Yes, it can be a felony. If the time sheets are deemed to be documents of "legal efficacy", it could be forgery (with a signature or initials). If the alterations caused the loss of hours or other detriment to employees, it would constitute fraud. Now, forgery is generally accepted as criminal. Fraud in the context you've outlined can be criminal, civil, or both. It is a fact intensive inquiry. Typically, you will find a DA's office avoiding criminal fruad in this situation.
Now, as to your report and termination, you might very well be entitled to protection from retaliation and as a whistleblower.
You need to immediately contact a good employment lawyer and sit down in consultation. There is no substitute for that type of interaction. It would be helpful if the attorney has a criminal law background as well. This shouldn't be difficult. The two practice area are very common, because they often involve the same problems and clients.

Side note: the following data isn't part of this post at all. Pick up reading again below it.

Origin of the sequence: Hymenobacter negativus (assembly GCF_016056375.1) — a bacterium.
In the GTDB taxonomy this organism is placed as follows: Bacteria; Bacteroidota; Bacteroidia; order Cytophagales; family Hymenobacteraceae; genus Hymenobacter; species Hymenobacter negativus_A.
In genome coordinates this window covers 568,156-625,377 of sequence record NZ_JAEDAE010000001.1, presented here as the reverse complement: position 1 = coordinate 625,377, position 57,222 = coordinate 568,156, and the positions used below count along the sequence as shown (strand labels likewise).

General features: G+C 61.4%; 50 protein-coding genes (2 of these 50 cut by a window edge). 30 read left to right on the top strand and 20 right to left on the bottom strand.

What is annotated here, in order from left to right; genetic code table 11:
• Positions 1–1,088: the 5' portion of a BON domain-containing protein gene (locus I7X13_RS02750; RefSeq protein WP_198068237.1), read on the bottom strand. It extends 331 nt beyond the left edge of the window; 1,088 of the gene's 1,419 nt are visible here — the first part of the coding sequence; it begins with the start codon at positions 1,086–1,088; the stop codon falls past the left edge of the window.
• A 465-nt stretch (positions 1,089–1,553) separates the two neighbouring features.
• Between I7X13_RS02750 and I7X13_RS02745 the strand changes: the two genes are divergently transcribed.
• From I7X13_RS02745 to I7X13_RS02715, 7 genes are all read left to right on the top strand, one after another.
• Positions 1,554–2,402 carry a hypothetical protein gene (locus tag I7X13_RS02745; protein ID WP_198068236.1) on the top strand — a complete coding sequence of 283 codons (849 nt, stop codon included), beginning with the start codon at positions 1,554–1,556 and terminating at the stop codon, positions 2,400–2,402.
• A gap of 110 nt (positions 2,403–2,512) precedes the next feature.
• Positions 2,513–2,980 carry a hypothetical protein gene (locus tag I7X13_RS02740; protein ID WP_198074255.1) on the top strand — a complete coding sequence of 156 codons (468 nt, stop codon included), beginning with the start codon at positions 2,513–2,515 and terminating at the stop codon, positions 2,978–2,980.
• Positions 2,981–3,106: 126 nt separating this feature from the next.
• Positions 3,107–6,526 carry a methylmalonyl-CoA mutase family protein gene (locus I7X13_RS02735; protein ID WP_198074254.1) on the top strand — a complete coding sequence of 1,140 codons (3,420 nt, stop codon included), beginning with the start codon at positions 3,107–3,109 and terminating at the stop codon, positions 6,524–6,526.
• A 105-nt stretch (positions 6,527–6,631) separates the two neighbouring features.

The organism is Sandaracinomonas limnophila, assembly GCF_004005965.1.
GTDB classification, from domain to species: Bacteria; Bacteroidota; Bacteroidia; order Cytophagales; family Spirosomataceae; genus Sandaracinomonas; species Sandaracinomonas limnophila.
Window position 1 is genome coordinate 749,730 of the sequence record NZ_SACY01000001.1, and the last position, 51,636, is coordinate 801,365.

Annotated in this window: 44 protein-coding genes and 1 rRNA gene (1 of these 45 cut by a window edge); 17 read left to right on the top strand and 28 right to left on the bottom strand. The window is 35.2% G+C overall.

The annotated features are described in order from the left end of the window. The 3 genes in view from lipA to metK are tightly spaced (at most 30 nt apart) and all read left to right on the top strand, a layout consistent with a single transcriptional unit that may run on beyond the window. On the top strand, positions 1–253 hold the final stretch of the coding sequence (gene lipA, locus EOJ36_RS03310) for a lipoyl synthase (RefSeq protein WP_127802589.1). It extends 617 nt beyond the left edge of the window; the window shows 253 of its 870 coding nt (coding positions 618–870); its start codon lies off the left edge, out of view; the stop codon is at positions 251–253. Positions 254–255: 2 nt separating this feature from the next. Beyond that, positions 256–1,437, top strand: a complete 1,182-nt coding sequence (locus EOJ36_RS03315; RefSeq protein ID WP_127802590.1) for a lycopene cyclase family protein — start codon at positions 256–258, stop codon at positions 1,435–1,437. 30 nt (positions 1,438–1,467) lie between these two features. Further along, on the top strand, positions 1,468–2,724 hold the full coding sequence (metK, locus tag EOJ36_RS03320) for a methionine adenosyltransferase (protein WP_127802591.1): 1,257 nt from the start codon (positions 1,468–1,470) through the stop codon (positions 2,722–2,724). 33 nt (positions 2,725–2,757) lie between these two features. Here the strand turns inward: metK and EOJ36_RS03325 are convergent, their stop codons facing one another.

I hope this helps.
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Thank you so much this is very helpful information. I thought that I had a case, but wasn't sure. There is also another employee in the same situation. Maybe this will be helpful for her too! Now I just need to find an attorney.
You're welcome Margaret. Get a good attorney and you'll be fine. More importantly, don't let an employer get away with cheating the employees.
Don't hit accpet again or the system will charge you.
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